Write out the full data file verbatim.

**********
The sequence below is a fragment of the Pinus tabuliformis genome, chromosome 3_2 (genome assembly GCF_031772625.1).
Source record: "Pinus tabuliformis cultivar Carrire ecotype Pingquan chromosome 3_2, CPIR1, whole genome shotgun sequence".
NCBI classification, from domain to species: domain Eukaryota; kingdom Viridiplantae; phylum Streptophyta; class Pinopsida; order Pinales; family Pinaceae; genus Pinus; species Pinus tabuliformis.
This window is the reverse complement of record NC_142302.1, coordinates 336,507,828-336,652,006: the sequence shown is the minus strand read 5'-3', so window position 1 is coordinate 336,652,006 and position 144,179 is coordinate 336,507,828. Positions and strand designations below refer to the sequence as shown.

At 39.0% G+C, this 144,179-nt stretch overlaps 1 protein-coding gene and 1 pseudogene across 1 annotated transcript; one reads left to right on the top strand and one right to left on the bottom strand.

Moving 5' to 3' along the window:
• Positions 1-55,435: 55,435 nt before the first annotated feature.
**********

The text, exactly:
The sequence below is a fragment of the Pinus tabuliformis genome, chromosome 3_2 (genome assembly GCF_031772625.1).
Source record: "Pinus tabuliformis cultivar Carrire ecotype Pingquan chromosome 3_2, CPIR1, whole genome shotgun sequence".
NCBI classification, from domain to species: domain Eukaryota; kingdom Viridiplantae; phylum Streptophyta; class Pinopsida; order Pinales; family Pinaceae; genus Pinus; species Pinus tabuliformis.
This window is the reverse complement of record NC_142302.1, coordinates 336,507,828-336,652,006: the sequence shown is the minus strand read 5'-3', so window position 1 is coordinate 336,652,006 and position 144,179 is coordinate 336,507,828. Positions and strand designations below refer to the sequence as shown.

At 39.0% G+C, this 144,179-nt stretch overlaps 1 protein-coding gene and 1 pseudogene across 1 annotated transcript; one reads left to right on the top strand and one right to left on the bottom strand.

Moving 5' to 3' along the window:
• Positions 1-55,435: 55,435 nt before the first annotated feature.